Tournament Tips

A beginner’s Guide to chess

The following link (a 3 page pdf file) gives a few good points for when starting out in chess, that covers basic techniques, planning your game, time management and how to survive a day of chess. A beginners guide to chess .

Tips when playing in tournaments

For those people that have not played in an event with clocks before, we offer the following advice. The following are some important items to remember – the arbiter will also usually mention these before round 1:

  • touch move : if you touch your piece on your move, and it has a legal move, then you are obliged to move it
  • touch take: if you touch your opponent’s piece on your move, and you can legally take it, then you are obliged to take it
  • say ‘I adjust’ if you need to straighten a piece on its square
  • use the same hand as for moving the piece as for pushing the clock
  • do not forget to press your clock to complete your move
  • if you notice that your opponent’s clock time has expired, then you can point this out and claim a win
  • shake hands with your opponent before and after the game (chess etiquette)
  • do not distract or annoy your opponent in any way. You can offer your opponent a draw, but repetitive offers may annoy.
  • if you are unsure about anything, then please stop the clocks and ask for assistance from the arbiter
  • players, parents, coaches are not allowed to speak about or interfere in a game. If someone observes an irregularity, they may inform the arbiter. This includes illegal moves, loss on time, etc.
  • mobile phones are usually not allowed to be turned on in the playing area

For games where you have less than 60 minutes for all your moves, then there is no need to record your moves.

For games where you have 5 minutes or less for all your moves:
– if your opponent makes an illegal move, and you claim it on your turn, then you win the game.
– one consequence of this, is that you do not need to announce ‘check’ – so if your opponent does not realise he/she is in check, and makes another move, then you can claim the win as listed above.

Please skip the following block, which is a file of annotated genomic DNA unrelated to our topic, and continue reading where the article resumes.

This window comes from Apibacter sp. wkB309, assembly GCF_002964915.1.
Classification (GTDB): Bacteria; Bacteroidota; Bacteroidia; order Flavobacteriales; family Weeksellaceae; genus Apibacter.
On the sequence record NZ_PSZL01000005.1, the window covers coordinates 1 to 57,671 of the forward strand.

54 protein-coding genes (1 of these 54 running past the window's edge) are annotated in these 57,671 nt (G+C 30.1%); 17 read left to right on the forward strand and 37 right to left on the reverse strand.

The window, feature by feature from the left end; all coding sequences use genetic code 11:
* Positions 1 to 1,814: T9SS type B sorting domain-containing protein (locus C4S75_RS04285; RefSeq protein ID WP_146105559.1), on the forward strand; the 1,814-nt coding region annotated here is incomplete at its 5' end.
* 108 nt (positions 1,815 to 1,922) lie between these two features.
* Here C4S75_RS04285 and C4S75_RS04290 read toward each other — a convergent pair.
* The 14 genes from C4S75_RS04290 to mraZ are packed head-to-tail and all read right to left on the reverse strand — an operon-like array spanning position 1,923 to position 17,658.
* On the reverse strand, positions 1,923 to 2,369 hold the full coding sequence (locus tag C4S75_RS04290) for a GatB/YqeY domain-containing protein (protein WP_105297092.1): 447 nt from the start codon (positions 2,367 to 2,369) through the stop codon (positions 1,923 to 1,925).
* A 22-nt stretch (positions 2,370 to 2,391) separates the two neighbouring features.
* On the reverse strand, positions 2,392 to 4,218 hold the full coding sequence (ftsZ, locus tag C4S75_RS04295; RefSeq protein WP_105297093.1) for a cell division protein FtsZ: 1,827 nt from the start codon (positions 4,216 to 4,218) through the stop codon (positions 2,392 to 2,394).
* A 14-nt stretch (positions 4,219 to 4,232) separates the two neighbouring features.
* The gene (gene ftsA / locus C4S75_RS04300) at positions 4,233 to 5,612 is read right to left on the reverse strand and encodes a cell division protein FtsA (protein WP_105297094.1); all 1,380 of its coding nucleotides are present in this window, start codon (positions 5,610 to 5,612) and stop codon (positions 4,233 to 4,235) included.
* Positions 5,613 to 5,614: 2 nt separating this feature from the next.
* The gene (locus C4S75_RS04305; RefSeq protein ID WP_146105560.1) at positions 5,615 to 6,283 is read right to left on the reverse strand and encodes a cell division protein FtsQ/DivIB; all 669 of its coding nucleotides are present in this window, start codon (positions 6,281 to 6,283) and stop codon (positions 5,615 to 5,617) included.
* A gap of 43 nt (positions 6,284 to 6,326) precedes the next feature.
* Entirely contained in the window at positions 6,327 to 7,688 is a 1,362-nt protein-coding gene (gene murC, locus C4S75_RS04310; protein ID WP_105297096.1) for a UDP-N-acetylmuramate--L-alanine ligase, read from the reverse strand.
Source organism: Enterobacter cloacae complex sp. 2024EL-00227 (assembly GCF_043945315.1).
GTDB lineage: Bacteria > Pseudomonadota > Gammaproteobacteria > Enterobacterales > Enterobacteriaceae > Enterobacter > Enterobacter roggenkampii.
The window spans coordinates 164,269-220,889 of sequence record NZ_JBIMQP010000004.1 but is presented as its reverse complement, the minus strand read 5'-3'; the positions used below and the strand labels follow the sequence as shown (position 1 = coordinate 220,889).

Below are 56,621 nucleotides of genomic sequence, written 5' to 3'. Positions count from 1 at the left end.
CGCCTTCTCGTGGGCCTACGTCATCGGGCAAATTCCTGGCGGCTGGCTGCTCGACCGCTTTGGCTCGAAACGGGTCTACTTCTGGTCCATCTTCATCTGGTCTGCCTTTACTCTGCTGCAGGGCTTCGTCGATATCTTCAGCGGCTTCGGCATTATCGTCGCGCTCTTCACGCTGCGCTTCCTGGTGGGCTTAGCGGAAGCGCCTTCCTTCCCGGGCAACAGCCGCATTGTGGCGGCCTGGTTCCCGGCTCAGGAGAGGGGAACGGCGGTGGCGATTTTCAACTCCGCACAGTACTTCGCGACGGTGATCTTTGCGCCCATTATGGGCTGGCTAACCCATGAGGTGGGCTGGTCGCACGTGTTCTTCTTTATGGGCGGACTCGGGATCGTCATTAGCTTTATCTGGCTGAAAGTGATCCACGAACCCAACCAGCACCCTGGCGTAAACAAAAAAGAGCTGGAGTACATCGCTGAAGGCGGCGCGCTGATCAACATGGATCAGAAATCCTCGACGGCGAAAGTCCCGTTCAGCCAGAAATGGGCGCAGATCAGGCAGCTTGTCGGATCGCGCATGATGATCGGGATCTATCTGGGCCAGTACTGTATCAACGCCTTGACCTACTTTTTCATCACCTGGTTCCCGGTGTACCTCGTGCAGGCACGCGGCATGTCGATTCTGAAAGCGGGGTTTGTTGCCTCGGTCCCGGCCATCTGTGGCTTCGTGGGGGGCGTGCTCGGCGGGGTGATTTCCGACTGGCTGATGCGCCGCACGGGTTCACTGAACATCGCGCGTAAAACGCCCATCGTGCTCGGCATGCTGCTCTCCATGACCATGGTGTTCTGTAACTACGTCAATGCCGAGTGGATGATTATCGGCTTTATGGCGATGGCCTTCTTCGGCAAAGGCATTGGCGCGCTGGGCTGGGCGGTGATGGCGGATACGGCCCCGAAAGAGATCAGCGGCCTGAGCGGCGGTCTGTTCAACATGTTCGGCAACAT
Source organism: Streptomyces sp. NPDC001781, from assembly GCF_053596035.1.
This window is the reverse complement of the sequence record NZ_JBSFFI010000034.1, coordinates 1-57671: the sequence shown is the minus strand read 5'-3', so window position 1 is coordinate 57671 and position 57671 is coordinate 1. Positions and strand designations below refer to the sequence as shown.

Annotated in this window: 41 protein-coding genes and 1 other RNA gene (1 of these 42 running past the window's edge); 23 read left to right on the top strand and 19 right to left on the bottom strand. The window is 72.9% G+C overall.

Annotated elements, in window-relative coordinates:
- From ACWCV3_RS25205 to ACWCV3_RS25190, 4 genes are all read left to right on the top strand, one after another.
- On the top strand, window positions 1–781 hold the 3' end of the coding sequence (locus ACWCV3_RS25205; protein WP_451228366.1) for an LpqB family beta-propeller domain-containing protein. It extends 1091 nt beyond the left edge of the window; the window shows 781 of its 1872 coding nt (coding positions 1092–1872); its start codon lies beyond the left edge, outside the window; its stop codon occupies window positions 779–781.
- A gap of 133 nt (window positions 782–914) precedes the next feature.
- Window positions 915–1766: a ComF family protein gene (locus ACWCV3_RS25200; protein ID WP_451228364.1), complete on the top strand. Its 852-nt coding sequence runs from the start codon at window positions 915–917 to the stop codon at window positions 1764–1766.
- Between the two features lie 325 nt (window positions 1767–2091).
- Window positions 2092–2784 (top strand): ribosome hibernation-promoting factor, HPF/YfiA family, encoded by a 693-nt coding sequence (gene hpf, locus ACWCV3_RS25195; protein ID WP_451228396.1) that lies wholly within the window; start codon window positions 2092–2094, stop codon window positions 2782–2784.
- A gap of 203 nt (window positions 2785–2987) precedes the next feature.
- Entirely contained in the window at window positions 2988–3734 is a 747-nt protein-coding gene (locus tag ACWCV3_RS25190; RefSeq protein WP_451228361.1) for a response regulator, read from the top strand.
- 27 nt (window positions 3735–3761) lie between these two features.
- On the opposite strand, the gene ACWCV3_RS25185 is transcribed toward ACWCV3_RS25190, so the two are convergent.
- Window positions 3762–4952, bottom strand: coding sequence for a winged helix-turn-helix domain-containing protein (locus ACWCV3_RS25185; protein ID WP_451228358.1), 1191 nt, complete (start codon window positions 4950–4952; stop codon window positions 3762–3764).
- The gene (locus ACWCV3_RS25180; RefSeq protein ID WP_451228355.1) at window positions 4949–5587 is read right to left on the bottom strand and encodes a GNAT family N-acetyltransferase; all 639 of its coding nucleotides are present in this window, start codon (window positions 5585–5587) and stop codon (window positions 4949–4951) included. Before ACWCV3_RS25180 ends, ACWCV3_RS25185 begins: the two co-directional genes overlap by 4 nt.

For chess teachers/coaches: it might be a good idea to go over all of the above with the players in advance, do some practice, etc. if possible.

The pairing of games (who you will play in each round) will be by the Swiss system – this means that you will be playing someone each time that is on the same score as you. So for instance if you lose the first 2 games, you will play someone who has also lost 2 games in the 3rd round. If you had 2 draws, then you could play someone that has won 1 game and lost 1 game. There is 1 point for a win, 1/2 for a draw, 0 for a loss.

If there is an odd number of players, then one player gets a bye in each round (you get 1 point for that).

When the draw for the next round is announced, quickly find you name on the list, and note the board number on the left hand side. If your name is on the left, you are playing WHITE, if your name is on the right you are playing BLACK. When your game is over, quickly inform the Director of Play (DOP) of the result. And it is best to say the board number and result, rather than “I won”. The DOP may not remember your name or it will slow down the entry process finding your board number. So “White won on board 5” is a better approach.


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